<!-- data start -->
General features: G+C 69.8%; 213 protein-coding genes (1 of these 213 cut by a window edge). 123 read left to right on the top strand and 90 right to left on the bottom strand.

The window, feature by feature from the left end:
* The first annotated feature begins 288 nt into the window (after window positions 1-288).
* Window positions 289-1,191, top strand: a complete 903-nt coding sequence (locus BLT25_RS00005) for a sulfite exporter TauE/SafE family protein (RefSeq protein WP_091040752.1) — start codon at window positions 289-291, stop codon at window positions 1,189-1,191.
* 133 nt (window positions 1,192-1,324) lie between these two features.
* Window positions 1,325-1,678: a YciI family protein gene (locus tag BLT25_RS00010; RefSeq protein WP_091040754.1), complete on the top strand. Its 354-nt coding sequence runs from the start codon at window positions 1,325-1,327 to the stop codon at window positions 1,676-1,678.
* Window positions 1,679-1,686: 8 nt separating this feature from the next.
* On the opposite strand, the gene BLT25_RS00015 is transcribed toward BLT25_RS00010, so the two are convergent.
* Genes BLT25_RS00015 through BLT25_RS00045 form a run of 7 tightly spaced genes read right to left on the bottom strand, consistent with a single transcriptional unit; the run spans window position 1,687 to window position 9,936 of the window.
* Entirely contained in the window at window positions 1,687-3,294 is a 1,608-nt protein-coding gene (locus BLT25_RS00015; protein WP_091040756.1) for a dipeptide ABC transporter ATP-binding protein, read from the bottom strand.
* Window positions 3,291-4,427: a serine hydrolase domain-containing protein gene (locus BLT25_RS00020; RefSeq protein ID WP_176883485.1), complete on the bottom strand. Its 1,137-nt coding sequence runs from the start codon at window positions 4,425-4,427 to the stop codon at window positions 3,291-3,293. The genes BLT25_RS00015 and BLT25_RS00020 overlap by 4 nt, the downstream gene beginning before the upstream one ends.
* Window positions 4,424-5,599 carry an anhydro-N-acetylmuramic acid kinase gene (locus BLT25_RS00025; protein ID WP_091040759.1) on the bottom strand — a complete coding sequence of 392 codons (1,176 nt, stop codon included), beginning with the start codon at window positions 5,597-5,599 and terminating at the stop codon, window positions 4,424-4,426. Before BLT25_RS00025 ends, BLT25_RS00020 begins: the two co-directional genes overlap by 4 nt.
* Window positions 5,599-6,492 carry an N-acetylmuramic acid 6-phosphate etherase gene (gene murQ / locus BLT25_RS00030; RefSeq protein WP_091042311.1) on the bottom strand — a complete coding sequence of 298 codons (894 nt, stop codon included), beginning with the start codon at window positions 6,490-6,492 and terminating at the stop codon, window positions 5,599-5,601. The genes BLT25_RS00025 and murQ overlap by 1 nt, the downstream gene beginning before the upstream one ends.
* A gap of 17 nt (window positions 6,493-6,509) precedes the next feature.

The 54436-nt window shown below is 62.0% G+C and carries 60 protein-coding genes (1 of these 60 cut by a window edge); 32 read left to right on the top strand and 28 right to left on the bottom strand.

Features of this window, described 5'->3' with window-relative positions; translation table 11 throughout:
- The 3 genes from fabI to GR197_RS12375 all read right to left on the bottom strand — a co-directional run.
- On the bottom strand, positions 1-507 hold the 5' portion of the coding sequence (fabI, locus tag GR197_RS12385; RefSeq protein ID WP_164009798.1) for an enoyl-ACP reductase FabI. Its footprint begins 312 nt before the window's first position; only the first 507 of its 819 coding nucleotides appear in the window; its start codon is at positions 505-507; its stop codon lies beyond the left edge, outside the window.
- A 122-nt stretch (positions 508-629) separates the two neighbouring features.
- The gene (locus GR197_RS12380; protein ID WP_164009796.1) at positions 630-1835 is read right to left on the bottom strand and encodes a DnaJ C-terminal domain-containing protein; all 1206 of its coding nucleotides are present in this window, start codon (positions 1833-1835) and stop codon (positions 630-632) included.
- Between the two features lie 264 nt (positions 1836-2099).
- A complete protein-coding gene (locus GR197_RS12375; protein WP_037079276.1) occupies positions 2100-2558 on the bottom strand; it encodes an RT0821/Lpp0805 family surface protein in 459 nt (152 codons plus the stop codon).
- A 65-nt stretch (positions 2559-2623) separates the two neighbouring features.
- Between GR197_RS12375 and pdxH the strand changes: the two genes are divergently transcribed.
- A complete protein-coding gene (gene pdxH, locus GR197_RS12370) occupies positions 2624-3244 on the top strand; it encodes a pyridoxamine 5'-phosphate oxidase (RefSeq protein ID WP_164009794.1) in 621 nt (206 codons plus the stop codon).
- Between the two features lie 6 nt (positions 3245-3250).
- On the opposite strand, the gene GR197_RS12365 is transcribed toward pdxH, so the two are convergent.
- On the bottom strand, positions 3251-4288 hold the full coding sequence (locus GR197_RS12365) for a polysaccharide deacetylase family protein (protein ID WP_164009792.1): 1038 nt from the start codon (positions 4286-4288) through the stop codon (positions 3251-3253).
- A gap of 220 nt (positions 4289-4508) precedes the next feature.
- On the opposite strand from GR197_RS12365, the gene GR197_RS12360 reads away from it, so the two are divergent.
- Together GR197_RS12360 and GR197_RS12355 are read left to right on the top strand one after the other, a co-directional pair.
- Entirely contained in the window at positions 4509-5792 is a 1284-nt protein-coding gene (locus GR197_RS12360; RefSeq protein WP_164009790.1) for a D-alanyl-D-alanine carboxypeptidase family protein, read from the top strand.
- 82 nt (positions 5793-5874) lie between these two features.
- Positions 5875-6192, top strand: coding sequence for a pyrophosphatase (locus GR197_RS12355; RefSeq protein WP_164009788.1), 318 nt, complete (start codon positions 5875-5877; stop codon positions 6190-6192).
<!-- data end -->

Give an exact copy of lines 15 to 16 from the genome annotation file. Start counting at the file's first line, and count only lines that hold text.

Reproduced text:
The 54436-nt window shown below is 62.0% G+C and carries 60 protein-coding genes (1 of these 60 cut by a window edge); 32 read left to right on the top strand and 28 right to left on the bottom strand.

Features of this window, described 5'->3' with window-relative positions; translation table 11 throughout: